Difference between revisions of "Vulnerability Analysis"
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== Testing ==
== Testing ==
Latest revision as of 19:58, 16 August 2014
Vulnerability testing is the process of discovering flaws in systems and applications which can be leveraged by an attacker. These flaws can range anywhere from host and service misconfiguration, or insecure application design. Although the process used to look for flaws varies and is highly dependent on the particular component being tested, some key principals apply to the process.
When conducting vulnerability analysis of any type the tester should properly scope the testing for applicable depth and breadth to meet the goals and/or requirements of the desired outcome. Depth values can include such things as the location of an assessment tool, authentication requirements, etc. For example; in some cases it maybe the goal of the test to validate mitigation is in place and working and the vulnerability is not accessible; while in other instances the goal maybe to test every applicable variable with authenticated access in an effort to discover all applicable vulnerabilities. Whatever your scope, the testing should be tailored to meet the depth requirements to reach your goals. Depth of testing should always be validated to ensure the results of the assessment meet the expectation (i.e. did all the machines authenticate, etc.). In addition to depth, breadth must also be taken into consideration when conducting vulnerability testing. Breadth values can include things such as target networks, segments, hosts, application, inventories, etc. At its simplest element, your testing may be to find all the vulnerabilities on a host system; while in other instances you may need to find all the vulnerabilities on hosts with in a given inventory or boundary. Additionally breadth of testing should always be validated to ensure you have met your testing scope (i.e. was every machine in the inventory alive at the time of scanning? If not, why).
Active testing involves direct interaction with the component being tested for security vulnerabilities. This could be low level components such as the TCP stack on a network device, or it could be components higher up on the stack such as the web based interface used to administer such a device. There are two distinct ways to interact with the target component: automated, and manual.
Automated testing utilizes software to interact with a target, examine responses, and determine whether a vulnerability exists based on those responses. An automated process can help reduce time and labor requirements. For example, while it is simple to connect to a single TCP port on a system to determine whether it is open to receive incoming data, performing this step once for each of the available 65,535 possible ports requires a significant amount of time if done manually. When such a test must be repeated on multiple network addresses, the time required may simply be too great to allow testing to be completed without some form of automation. Using software to perform these functions allows the tester to accomplish the task at hand, and focus their attention on processing data and performing tasks which are better suited to manual testing.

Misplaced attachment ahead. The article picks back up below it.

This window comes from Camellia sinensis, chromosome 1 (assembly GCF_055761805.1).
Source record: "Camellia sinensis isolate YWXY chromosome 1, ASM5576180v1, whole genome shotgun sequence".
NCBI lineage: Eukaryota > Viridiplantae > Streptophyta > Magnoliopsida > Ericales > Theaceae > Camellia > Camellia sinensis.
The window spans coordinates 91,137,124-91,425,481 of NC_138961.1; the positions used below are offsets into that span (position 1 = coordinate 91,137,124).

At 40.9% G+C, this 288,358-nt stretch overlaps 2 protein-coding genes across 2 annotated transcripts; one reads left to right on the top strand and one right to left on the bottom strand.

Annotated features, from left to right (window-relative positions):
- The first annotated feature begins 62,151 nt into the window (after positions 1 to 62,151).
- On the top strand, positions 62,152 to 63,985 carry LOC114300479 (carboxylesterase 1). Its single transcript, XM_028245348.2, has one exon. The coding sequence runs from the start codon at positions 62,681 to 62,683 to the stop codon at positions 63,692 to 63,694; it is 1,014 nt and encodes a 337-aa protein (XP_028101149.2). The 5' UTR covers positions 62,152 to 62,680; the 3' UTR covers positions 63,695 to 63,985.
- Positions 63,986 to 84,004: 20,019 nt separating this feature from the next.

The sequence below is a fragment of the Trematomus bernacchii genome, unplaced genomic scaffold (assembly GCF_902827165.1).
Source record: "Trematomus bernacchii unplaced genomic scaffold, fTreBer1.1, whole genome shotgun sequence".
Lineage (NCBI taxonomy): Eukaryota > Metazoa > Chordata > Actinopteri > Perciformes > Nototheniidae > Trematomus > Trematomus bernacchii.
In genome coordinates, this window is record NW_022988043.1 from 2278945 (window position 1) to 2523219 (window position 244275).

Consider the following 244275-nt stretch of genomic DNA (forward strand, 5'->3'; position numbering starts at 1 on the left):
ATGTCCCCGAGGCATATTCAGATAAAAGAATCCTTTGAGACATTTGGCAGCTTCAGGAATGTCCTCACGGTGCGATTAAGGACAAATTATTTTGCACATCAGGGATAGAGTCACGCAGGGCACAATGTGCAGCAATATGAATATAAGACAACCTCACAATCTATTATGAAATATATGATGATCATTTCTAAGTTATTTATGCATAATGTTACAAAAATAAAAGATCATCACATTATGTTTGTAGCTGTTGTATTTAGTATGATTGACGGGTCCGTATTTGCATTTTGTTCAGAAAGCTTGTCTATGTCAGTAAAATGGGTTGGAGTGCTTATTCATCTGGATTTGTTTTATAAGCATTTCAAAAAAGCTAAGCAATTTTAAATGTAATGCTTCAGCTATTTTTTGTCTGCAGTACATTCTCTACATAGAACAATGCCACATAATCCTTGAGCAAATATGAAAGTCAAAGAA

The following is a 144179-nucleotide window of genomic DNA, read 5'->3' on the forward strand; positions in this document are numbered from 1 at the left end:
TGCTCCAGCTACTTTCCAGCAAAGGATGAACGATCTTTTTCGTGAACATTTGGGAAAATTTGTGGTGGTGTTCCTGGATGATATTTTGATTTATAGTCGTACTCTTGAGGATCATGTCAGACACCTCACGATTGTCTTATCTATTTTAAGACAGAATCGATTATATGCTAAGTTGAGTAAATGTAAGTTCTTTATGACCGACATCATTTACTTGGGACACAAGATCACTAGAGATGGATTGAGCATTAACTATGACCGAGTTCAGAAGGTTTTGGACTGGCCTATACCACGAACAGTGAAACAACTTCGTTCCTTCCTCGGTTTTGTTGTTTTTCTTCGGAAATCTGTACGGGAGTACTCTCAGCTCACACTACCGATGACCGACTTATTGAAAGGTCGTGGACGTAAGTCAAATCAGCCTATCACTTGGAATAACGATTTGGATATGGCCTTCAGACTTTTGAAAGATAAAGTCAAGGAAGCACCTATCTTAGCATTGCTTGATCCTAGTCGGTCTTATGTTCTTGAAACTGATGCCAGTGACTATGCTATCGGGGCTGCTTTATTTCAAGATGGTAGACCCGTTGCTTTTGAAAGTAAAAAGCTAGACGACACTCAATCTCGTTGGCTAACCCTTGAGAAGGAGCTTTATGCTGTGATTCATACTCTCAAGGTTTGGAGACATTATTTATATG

Network/General Vulnerability Scanners
An automated port based scan is generally one of the first steps in a traditional penetration test because it helps obtain a basic overview of what may be available on the target network or host. Port based scanners check to determine whether a port on a remote host is able to receive a connection. Generally, this will involve the protocols which utilize IP (such as TCP, UDP, ICMP, etc.), However, ports on other network protocols could be present as well dependent on the environment (for example, it’s quite common in large mainframe environments for SNA to be in use). Typically, a port can have one of two possible states:
Open - the port is able to receive data Closed - the port is not able to receive data
A scanner may list other states, such as “filtered”, if it is unable to accurately determine whether a given port is open or closed.
When the scanner determines that a port is open, a presumption is made by the scanner as to whether a vulnerability is present or not. For example, if a port based scanner connects to TCP port 23, and that port is listening, the scanner is likely to report that the telnet service is available on the remote host, and flag it as having a clear text authentication protocol enabled.
A service based vulnerability scanner is one which utilizes specific protocols to communicate with open ports on a remote host, to determine more about the service that is running on that port. This is more precise than a port scan, because it does not rely on the port alone to determine what service is running. For example, a port scan may be able to identify that TCP port 8000 is open on a host, but it will not know based on that information alone what service is running there. A service scanner would attempt to communicate with the port using different protocols. If the service running on port 8000 is able to correctly communicate using HTTP, then it will be identified as a web server.
Banner grabbing is the process of connecting to a specific port and examining data returned from the remote host to identify the service/application bound to that port. Often in the connection process, software will provide an identification string which may include information such as the name of the application, or information about which specific version of the software is running.